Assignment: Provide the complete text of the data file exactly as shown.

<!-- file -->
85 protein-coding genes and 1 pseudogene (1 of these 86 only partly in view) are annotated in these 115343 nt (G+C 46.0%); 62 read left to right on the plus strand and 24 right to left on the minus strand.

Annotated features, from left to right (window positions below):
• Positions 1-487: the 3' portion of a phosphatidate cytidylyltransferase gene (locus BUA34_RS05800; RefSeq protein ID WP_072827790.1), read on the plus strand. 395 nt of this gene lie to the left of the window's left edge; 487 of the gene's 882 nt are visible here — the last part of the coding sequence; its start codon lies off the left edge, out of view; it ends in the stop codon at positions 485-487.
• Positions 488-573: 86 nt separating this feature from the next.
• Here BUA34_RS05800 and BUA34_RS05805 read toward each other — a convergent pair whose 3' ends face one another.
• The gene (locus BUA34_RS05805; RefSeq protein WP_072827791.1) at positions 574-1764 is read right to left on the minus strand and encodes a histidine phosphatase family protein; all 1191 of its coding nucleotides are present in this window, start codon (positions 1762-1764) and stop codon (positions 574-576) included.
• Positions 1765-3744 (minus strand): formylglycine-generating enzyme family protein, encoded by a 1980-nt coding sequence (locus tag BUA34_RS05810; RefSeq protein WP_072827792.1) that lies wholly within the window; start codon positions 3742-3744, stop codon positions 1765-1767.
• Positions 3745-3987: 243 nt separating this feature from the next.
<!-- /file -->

85 protein-coding genes and 1 pseudogene (1 of these 86 only partly in view) are annotated in these 115343 nt (G+C 46.0%); 62 read left to right on the plus strand and 24 right to left on the minus strand.

Annotated features, from left to right (window positions below):
• Positions 1-487: the 3' portion of a phosphatidate cytidylyltransferase gene (locus BUA34_RS05800; RefSeq protein ID WP_072827790.1), read on the plus strand. 395 nt of this gene lie to the left of the window's left edge; 487 of the gene's 882 nt are visible here — the last part of the coding sequence; its start codon lies off the left edge, out of view; it ends in the stop codon at positions 485-487.
• Positions 488-573: 86 nt separating this feature from the next.
• Here BUA34_RS05800 and BUA34_RS05805 read toward each other — a convergent pair whose 3' ends face one another.
• The gene (locus BUA34_RS05805; RefSeq protein WP_072827791.1) at positions 574-1764 is read right to left on the minus strand and encodes a histidine phosphatase family protein; all 1191 of its coding nucleotides are present in this window, start codon (positions 1762-1764) and stop codon (positions 574-576) included.
• Positions 1765-3744 (minus strand): formylglycine-generating enzyme family protein, encoded by a 1980-nt coding sequence (locus tag BUA34_RS05810; RefSeq protein WP_072827792.1) that lies wholly within the window; start codon positions 3742-3744, stop codon positions 1765-1767.
• Positions 3745-3987: 243 nt separating this feature from the next.